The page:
Data Act: Commission proposes measures for a fair and innovative data economy
01 August 2022
The European Commission proposed new restrictions on who can use and access EU data across...
Government is preparing to transpose this Directive into Maltese law. Consumer Credit is regulated under Maltese law by means of Legal Notice 84 of 2005 as further amended. This Legal Notice implements Council Directive 87/102/EEC on consumer credit. This Directive was subsequently replaced by Directive 2008/48EC on credit agreements for consumers.
The Directive applies to the most commonly concluded agreements. However there are several types of credit agreements which are exempt from the scope of application, such as:
mortgages; agreements for the acquisition of real property; agreements for an amount of less than €200; agreements for an amount exceeding €75,000; most of the leasing agreements; agreements in the form of an overdraft facility and credit that has to be repaid within one month; credit granted by employers to their employees; and interest free credit
In the interest of strengthening consumer awareness, the Directive diffentiates between pre-contractual and contractual information:
Pre-contractual information must be provided in the form of a Standard European Consumer Credit Information Form which establishes the minimum new information which must be made available to the consumer. A number of new concepts have been introduced in this respect:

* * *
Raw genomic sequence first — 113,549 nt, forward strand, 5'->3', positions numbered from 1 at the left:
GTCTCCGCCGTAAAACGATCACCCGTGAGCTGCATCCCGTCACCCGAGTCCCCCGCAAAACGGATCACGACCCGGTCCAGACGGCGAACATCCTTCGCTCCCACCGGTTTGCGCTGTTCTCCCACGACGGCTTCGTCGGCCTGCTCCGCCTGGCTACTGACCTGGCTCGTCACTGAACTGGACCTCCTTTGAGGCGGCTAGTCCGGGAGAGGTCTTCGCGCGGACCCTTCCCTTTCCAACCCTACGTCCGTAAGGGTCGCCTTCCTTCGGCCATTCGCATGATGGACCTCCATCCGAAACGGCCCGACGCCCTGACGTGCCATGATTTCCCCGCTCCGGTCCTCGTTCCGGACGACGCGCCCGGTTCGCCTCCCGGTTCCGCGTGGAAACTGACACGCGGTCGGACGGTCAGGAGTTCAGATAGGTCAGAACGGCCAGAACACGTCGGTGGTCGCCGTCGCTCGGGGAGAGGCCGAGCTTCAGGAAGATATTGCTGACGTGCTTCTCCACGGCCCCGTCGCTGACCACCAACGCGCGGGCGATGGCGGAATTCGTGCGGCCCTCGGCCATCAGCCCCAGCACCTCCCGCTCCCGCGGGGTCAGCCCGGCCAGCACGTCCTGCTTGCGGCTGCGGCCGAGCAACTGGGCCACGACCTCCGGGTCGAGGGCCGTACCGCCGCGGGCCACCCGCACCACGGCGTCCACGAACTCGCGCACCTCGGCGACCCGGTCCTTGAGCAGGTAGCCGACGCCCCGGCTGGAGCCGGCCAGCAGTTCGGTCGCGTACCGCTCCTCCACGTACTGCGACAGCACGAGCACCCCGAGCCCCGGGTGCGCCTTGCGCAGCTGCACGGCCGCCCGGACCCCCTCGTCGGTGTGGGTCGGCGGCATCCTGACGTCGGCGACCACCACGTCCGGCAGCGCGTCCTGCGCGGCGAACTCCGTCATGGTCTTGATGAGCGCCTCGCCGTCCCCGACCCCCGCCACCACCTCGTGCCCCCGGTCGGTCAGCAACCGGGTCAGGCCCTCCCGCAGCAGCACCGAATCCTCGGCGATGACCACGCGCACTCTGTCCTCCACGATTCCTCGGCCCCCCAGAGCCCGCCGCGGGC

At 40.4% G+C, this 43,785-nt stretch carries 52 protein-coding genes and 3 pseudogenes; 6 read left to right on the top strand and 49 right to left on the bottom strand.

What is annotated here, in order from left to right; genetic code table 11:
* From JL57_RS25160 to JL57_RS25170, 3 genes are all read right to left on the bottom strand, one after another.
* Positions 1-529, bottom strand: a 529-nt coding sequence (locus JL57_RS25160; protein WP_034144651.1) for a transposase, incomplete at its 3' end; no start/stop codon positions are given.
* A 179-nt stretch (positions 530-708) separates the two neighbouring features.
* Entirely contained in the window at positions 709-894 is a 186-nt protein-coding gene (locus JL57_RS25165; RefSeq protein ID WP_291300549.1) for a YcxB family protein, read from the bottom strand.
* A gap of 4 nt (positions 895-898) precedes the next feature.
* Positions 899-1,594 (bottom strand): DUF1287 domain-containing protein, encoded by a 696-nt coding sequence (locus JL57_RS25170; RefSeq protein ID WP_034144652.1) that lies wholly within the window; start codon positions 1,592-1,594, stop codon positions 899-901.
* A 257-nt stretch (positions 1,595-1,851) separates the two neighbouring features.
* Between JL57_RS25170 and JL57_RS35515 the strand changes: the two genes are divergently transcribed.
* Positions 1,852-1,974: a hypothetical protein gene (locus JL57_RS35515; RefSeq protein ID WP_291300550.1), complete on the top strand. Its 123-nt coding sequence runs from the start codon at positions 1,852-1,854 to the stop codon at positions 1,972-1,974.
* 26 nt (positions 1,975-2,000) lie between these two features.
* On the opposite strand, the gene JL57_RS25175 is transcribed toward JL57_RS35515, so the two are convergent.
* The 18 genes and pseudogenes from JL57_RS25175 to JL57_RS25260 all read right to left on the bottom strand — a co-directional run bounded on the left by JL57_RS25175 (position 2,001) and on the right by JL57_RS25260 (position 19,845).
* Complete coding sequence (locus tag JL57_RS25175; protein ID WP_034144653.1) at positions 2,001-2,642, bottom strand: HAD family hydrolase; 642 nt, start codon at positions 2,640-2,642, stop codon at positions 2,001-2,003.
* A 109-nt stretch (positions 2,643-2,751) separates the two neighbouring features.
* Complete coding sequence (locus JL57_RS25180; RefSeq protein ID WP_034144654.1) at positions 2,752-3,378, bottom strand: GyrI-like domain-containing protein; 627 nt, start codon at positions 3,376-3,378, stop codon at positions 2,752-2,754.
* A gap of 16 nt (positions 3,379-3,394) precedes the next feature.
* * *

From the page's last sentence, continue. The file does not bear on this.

the right of the consumer to be provided with a copy of the draft credit agreement free of charge;
the provision of information through voice telephony communication and other distance communication which reflect the current market needs; and
the provision of information on specific credit agreement such as overdrafts.
This information is meant to eliminate the current practice of provision of general information in "fine print".
The provision of contractual information will also be specified with more clarity by the establishment of a standard of minimum information, including the obligation to regularly inform the client of any changes to interest rates. Other specific information obligations are also being established for the creditors in connection with the possibility of an overdraft.
Other changes introduced by Directive 2008/48EC include:
The principle of reasonable lending practices. Under this principle, the creditor will be obliged to assess the credit worthiness of the consumer, where possible through the use of a special database. This should in principle limit the over extension of consumer debit.
The right of the consumer to withdraw from the credit agreement within 14 days of its conclusion.
The regulation of the early repayment of credit including the resolution of compensation of the creditor for costs directly related to early repayment.
The regulation of linked credit agreements where a consumer who withdraws from a credit agreement shall no longer be bound by a linked agreement.
The assignment of creditors' rights so that the consumers may not find themselves in less advantageous conditions.
The introduction of a definite mathematical formula for the calculation of the Annual Percentage Rate of Charge (APR). The formula and its elements are defined in detail so that the APR may serve the consumers as a tool for comparison.
The right to information provided in connection with consumer advertising. Consumers have been granted the right to obtain standard information alleged in advertising or other relevant information with regard to the costs of the credit facility in a clear, concise and transparent way. The aim is to achieve full consumer awareness about all the fees included in the total cost of the credit facility, and to combat against "hidden costs".
The setting up by each Member State of a supervisory authority, exercising supervision on creditors and also implementing obligations on intermediaries in the granting of credit facilities.
Info provided by MEUSAC
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